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LOCATION: Lot 2, Section 32, T7S-R8W
Lyman Bradford (1804-1858), a native of Montville, New London County, Connecticut, settled at Jackson County, Mississippi, probably in the late 1820s. He married Cynthia Davis (1813-1887), the daughter of Samuel Davis and Sarah B in 1836. After residing in the Pascagoula area, he moved his family to western Jackson County acquiring land on East Beach at Ocean Springs. Here Bradford built a large home in the vicinity of present day San Souci Avenue. It is believed that when the newer Field Lodge was built here, it incorporated a portion of the old Bradford homestead. This structure later was known as the Tuttle Home. After Lyman Bradford died in 1858, on December 21, 1887, Cynthia Davis Bradford (1813-1887), Martha A. Bradford (1842-1887), Sarah 'Sallie' Bradford (1848-1926) m. Enoch N. Ramsay (1832-1916), Lyman Bradford II (1850-1894), Sherwood Bradford (1838-1922), Margaret B. Davis (1846-1920) m. George W. Davis (1842-1916), and Mary L. Bradford (1853-1942) m. Andrew W. Ramsay (1830-1916) conveyed the following tract to Agnes W. Salisbury:
Those certain tracts, pieces or parcels of land situated in fractional Section 32, T7S-R8W in Jackson County, State of Mississippi, and more particularly described as a certain tract, piece or parcel of land containing a half acre front on a Bayou at the eastern part of the Bay of Biloxi, and bounded east by lands of the grantors, west by lands of the grantors, and north by the Pine Woods, and more particularly designated as a part of said fractional Section No. 32, being the same tract conveyed by George D. Davis and wife to Lyman Bradford on the 8th day February 1848. It is hereby agreed that the grantors reserve a lot twelve (12) by twenty (20) feet containing the graves of two family members with the right to improve, protect, and visit the graves and agree not to bury but one more, and if they should so desire to remove the same from the premises they can do so.(Jackson County, Mississippi Land Deed Book 8, pp. 426-427)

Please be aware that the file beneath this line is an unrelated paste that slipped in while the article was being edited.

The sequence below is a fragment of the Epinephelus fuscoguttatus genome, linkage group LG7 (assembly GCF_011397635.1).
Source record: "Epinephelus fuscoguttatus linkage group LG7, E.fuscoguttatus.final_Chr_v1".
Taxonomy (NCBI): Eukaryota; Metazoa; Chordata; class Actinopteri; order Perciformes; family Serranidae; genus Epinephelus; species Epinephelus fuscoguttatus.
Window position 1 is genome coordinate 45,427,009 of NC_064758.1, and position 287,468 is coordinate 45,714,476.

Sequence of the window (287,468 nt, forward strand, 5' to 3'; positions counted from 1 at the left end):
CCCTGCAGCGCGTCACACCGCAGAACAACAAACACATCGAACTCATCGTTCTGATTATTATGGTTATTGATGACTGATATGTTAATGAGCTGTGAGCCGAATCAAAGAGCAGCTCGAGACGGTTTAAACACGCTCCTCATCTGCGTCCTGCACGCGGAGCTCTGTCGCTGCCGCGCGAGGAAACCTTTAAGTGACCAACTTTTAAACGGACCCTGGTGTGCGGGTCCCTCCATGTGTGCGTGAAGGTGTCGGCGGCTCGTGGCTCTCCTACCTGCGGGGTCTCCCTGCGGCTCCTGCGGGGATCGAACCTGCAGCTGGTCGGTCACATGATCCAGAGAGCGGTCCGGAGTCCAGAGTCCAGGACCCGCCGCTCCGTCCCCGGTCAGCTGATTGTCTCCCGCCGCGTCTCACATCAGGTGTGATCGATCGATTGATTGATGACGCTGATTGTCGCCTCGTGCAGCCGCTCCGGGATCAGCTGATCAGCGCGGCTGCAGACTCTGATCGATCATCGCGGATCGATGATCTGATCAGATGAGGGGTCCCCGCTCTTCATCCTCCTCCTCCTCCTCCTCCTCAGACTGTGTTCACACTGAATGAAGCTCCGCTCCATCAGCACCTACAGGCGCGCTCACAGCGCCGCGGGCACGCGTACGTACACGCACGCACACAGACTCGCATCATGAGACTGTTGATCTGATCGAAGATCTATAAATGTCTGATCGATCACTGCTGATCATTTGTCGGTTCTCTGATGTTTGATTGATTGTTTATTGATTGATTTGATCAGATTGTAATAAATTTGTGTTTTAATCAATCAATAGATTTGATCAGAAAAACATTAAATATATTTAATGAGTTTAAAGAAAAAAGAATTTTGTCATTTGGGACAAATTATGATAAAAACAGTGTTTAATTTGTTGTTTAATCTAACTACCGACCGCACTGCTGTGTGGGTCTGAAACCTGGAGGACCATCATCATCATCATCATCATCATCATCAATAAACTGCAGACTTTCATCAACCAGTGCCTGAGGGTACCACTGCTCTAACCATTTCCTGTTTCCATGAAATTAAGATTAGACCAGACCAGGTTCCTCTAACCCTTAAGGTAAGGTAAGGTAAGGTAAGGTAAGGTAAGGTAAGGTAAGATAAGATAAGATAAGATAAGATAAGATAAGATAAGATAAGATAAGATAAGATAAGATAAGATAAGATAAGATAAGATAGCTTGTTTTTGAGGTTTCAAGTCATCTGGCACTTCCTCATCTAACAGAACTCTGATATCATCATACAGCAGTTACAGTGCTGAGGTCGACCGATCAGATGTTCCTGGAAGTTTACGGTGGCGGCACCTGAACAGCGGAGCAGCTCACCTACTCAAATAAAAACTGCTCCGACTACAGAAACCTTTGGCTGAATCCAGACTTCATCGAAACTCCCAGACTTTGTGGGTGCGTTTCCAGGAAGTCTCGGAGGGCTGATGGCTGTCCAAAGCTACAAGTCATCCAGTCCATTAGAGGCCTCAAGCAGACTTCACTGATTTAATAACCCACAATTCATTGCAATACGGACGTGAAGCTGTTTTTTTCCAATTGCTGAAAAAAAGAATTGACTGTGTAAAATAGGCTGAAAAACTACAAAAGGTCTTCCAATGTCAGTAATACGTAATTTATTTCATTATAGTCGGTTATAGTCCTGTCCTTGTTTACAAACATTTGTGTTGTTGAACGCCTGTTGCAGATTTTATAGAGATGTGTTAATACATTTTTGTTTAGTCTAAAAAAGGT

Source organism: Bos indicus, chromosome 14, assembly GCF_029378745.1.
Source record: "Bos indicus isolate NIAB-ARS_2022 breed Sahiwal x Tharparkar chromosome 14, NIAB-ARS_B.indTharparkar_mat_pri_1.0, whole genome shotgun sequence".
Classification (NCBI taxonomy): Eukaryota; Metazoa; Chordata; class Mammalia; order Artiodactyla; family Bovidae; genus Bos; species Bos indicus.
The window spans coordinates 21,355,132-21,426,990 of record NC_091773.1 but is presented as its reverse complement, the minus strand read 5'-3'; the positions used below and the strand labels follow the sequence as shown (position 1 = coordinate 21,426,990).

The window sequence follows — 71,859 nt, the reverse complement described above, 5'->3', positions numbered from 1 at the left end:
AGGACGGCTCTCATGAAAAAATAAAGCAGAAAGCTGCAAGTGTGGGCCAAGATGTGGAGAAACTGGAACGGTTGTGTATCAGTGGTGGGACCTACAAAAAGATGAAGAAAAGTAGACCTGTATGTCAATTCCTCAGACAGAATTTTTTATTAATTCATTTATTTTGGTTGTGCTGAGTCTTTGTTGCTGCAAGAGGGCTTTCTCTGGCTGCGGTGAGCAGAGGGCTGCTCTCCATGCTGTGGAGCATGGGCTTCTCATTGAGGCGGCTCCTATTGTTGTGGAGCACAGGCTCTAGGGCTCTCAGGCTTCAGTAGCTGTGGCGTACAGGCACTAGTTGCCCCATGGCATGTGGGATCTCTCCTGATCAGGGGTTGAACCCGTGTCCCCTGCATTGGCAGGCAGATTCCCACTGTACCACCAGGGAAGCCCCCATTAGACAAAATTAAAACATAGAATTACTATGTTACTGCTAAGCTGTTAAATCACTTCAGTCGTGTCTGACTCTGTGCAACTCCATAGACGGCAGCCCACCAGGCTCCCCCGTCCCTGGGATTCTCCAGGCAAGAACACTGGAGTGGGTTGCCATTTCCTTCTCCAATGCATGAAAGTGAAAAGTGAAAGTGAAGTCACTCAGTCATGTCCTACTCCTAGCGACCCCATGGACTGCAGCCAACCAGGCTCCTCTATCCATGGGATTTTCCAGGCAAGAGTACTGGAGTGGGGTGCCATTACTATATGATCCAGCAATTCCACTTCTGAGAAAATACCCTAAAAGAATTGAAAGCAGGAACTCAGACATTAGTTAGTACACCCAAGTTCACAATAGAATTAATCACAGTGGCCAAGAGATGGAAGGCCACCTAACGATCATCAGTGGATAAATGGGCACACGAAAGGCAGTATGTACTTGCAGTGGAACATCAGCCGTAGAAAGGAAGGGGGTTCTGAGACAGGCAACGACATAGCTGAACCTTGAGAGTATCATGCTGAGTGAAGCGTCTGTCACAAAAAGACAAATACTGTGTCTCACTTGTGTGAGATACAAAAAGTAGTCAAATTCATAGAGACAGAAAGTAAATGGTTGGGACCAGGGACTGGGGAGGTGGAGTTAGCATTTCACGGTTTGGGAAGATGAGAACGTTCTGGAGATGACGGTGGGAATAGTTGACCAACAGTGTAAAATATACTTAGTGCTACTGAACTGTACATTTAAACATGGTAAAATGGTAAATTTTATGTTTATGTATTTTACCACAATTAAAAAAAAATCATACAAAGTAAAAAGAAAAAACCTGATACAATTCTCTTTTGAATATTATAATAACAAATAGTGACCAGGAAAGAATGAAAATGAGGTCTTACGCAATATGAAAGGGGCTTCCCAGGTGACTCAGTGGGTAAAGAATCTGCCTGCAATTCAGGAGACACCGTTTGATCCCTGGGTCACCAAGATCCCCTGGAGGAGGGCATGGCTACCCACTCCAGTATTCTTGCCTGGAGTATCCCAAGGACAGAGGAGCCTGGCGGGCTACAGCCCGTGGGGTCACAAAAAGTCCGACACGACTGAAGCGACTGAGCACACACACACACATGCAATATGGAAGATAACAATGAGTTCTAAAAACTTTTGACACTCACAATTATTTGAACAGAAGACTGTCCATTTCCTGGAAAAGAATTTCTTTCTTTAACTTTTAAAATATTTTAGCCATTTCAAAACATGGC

It is believed that Lyman Bradford, Sr. and another family member were interred on East Beach in this small family cemetery and later removed and their corporal remains reburied in the Evergreen Cemetery on Old Fort Bayou at Ocean Springs. There are tombstones in the Evergreen Cemetery for the following members of this family: Lyman Bradford, Sr. (1804-1858), Cynthia Davis Bradford (1813-1887), Sherwood Bradford (1838-1922), Elizabeth Bradford (1840-1886), Martha A. Bradford (1842-1887), Margaret Bradford Davis (1846-1920), Sarah Bradford Ramsay (1848-1926), and Lyman Bradford II (1850-1894). Mary L. Bradford Ramsay (1853-1942) expired at Los Angeles, California and here corporal remains interred in the Forest Lawn Memorial Park in the City of Angeles.
In January 1841, James Fitch Bradford received patents on Lots 2 (NW/4 and SW/4 of NE/4) and 3 (NE/4 and SE/4 of NW/4) in Section 32, T7S-R8W, on 2-2-1837. Lot 2 (NW/4 and SW/4 of NE/4), Section 33, T7S-R8W.(Jackson County, Mississippi Chancery Court Cause No. 743 A.W. Sullivan v. Eula Bradford, May 28, 1897).
Cyril E. Cain, Four Centuries on the Pascagoula, (The Reprint Company: Spartanburg, South Carolina-1983), pp. 109-110 and p. 134
The History of Jackson County, Mississippi, "William Bradford", (Jackson County Genealogical Society: Pascagoula, Mississippi-1989), pp. 139-140.
The Gulf Coast Times, "The Bradford Family", September 16, 1949.
The Gulf Coast Times, "Death of Mrs. M.L. Ramsay", May 9, 1942.